Exploring new ways of seeing, new ways of being with an open heart and an open mind
Sunday, May 15, 2011
From Rose-breasted Grosbeaks to the Creole Farmers Stomp
For the past couple of weeks or so, the bird feeder outside my kitchen window has been a very busy place. At least a dozen Red-winged Blackbirds have become regular visitors. In addition, there are several pairs of Rose-breasted Grosbeaks (taken from my kitchen window), Brown-headed Cowbirds and the Common Grackle, which have not taken over the feeder, for which I'm very grateful, but have been forced to behave themselves and share. A week or so ago, I put it out there on the wind that I'd like to see a Cardinal and, lo and behold, one went through my yard a few days ago. Ditto for a Baltimore Oriole. I had not yet seen either at my place. I wasn't able to get a photo of them worth sharing, but I'm glad for the sightings.
There have also been purple finches, various swallows and warblers, and a Red-breasted Woodpecker or two. The thing I'm most excited about, though, is what I saw a few minutes ago sitting in my rock garden and what I believe was his mate. Are you ready? Drumroll, please. An Indigo Bunting. I've heard they are very scarce, but there they were, no doubt about it. Now, here's the interesting part: I read in my bird book that they are actually black, like the Blue Jay, but their color is refracted sunlight that makes them appear blue. In the case of the Indigo Bunting, almost an iridescent blue. What a little beauty. Isn't it funny, how happy a little bird can make you? Well, me, anyway. The really big question is: when did I become my grandmother?
The other thing on my mind this morning is how the farmers of Louisiana are doing. I know that river is just doing what rivers do, and the engineers that made the decision to open the spillways are doing what they do. A tough decision had to be made. Unfortunately, it always seems that those who can least afford it are left with the destruction these decisions bring with them. I hope they are on their way to higher ground, if not there already. And I do mean that both literally and figuratively. I'm sure they are tough and resilient folks, but it can't be easy to watch all your hard work go underwater. The problem with flooding is not just the loss of crops, but what it does to the land, leaving behind muck and sand and debris. It will require a real massive effort to get it back to workable land again. I would hope some compensation will be made, but there is no compensation for what it does to the hearts and minds of people who have worked and loved their land, often for many generations. I hope they find courage in their communities and the good folks who share their lives.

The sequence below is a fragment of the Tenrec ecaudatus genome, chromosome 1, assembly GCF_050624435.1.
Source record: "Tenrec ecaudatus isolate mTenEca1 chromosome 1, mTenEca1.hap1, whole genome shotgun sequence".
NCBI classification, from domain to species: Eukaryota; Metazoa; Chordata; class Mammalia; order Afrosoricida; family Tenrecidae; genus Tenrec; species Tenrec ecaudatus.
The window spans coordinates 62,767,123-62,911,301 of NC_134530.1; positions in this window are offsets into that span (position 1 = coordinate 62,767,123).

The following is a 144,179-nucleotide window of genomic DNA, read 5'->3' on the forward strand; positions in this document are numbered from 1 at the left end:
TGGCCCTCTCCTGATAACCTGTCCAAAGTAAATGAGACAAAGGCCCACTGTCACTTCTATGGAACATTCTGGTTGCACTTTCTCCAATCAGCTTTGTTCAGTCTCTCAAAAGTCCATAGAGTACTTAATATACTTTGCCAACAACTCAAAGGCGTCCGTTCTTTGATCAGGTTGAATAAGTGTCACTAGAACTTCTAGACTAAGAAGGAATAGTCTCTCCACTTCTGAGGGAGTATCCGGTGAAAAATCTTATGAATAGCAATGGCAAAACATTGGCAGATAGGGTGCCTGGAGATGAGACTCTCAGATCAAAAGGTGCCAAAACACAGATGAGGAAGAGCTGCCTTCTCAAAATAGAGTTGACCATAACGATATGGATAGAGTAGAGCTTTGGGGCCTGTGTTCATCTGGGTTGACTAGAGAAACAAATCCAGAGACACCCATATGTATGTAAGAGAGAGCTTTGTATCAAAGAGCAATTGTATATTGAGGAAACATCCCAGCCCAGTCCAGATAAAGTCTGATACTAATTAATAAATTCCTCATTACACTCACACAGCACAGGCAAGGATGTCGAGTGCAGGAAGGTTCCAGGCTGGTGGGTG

A couple of years ago, I spent some time down in southern Texas and picked up a great compilation of Zydeco that I couldn't stop playing. It was infectious music that made me happy and even got me dancing in the kitchen a time or two. Whether Cajun or Creole, and yes, there is a difference, in honor of those farmers, I bring you the opening cut from that group of great tunes, The Creole Zydeco Farmers and the "Creole Farmers Stomp." It's not meant to be watched, it's meant to be danced to, so let's dance, sort of like a prayer, for all those Louisiana farmers. And for those who'd like to read about the heritage of both I found this to be a fairly concise description: http://www.landrystuff.com/creole.htm
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How exciting to have all the birds once more in the garden, and to include the Indigo Bunting [which, of course, is completely unknown to us but which sounds wonderful].
We remain so concerned about the river levels and flooding in your part of the world, mention of which was made on the BBC Radio News this morning. We do trust that all will be well.
Do love that music...puts a smile on face. I didn't know there was a difference??? Wow! The more I know, the more I know I don't know...ReplyDelete
Lance and Jane, It was beautiful, very small and just this side of cobalt blue. A real treat for me.ReplyDelete
It appears the flooding will continue and more than likely worsen as the next few days pass. It seems to be a strange and unpredictable world everywhere.
Lynn, It's hard to sit still when it's on.... so maybe we shouldn't. :)